AUGUSTA — Ten women and six men were selected as jurors Friday for the upcoming trial of Roland L. Cummings, 46, of Waterville, who is charged with murder in the May 2014 stabbing death of 92-year-old Aurele Fecteau.

Cummings has pleaded not guilty to the charge.

The trial is set to begin Thursday at the Capital Judicial Center and expected to go through the next week or so, Justice Michaela Murphy told those selected.

Following the daylong jury selection process, Murphy cautioned those selected not to read or listen to news media reports about the case or do any research on it.

Earlier Friday, before addressing the 150 people called in for the jury pool, Murphy spoke to Cummings and the attorneys in a courtroom at the Capital Judicial Center, saying the trial actually would begin in the larger, all-purpose room where she would swear in the jurors, then hand out questionnaires.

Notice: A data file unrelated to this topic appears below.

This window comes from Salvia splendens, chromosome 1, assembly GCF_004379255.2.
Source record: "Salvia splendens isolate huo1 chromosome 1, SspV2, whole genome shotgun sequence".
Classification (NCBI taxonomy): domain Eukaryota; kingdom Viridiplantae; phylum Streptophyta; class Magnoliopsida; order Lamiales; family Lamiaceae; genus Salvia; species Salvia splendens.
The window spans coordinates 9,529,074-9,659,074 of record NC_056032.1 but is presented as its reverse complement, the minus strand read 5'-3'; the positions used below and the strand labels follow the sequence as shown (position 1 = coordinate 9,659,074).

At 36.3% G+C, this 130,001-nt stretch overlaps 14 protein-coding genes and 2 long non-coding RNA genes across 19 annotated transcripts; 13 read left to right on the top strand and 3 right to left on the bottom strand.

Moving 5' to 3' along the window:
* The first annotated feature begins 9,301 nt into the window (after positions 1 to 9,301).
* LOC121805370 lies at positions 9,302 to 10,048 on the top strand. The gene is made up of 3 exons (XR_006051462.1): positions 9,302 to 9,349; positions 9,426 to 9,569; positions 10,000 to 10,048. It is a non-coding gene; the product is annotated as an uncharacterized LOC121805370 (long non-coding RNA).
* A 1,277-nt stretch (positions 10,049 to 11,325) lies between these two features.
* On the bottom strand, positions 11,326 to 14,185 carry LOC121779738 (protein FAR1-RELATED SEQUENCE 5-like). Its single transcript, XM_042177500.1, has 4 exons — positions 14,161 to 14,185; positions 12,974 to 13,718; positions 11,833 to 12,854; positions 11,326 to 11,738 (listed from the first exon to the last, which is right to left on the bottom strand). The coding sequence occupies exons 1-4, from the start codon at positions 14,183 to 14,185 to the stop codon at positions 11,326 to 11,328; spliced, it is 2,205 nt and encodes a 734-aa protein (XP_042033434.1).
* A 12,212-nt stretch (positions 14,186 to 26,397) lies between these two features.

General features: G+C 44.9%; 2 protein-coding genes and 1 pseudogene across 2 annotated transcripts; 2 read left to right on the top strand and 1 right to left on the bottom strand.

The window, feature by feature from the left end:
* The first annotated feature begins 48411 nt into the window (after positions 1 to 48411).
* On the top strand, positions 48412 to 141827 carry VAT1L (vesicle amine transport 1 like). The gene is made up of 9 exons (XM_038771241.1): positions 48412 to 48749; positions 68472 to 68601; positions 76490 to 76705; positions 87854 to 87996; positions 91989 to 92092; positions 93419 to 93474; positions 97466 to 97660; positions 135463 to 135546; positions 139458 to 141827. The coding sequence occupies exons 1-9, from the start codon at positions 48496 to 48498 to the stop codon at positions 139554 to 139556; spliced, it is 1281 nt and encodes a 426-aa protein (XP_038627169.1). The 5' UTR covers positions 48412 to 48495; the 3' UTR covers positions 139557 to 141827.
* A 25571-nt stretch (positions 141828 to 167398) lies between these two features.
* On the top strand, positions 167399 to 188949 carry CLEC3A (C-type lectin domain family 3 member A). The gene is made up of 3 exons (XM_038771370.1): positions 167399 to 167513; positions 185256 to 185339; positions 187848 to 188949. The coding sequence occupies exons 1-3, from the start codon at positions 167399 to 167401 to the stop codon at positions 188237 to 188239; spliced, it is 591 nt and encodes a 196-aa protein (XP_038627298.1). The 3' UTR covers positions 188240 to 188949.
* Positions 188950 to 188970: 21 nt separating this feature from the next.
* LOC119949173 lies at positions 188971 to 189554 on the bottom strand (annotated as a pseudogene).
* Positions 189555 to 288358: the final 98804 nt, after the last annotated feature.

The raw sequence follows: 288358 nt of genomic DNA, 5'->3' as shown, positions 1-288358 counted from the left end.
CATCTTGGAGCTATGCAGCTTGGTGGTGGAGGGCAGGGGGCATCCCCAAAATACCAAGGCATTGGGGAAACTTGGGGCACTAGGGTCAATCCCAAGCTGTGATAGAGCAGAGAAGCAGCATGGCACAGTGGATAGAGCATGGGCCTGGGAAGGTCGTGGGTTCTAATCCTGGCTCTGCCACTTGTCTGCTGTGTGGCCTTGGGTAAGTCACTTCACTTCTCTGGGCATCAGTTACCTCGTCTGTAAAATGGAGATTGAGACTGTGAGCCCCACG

She invited Cummings and the attorneys to go in with her, but they declined.

Cummings, dressed in a blue, long-sleeved dress shirt and black pants, also said he would allow his attorneys, Ronald Bourget and Darrick Banda, to attend proceedings without him when the judge questioned the jurors individually as part of the selection process.

The prosecutors are Assistant Attorneys General Leane Zainea and Donald Macomber.

Fecteau’s body was found on May 23, 2014, at his 33 Brooklyn Ave. home in Waterville — authorities believe it was three days after the killing — by his son Ernest Fecteau and Ernest Fecteau’s wife, who came to check on him. Aurele Fecteau was a 1940 graduate of Winslow High School and was survived by seven children.

Police said Fecteau’s home was burglarized and items were stolen.

Cummings was arrested June 6, 2014, and charged with the killing after his DNA was found on Fecteau’s trousers, police said. Cummings has been in custody since then.

According to court documents, Cummings told authorities that his DNA was on Fecteau’s pants because he had robbed him of $2 that he found while rifling through a pair of Fecteau’s pants during a visit several weeks before the murder. The same documents say Cummings willingly provided a DNA sample on May 24, 2014, telling police, “I have nothing to hide.”

Cummings had done odd jobs for Fecteau in the past.

Betty Adams — 621-5631

[email protected]

Twitter: @betadams

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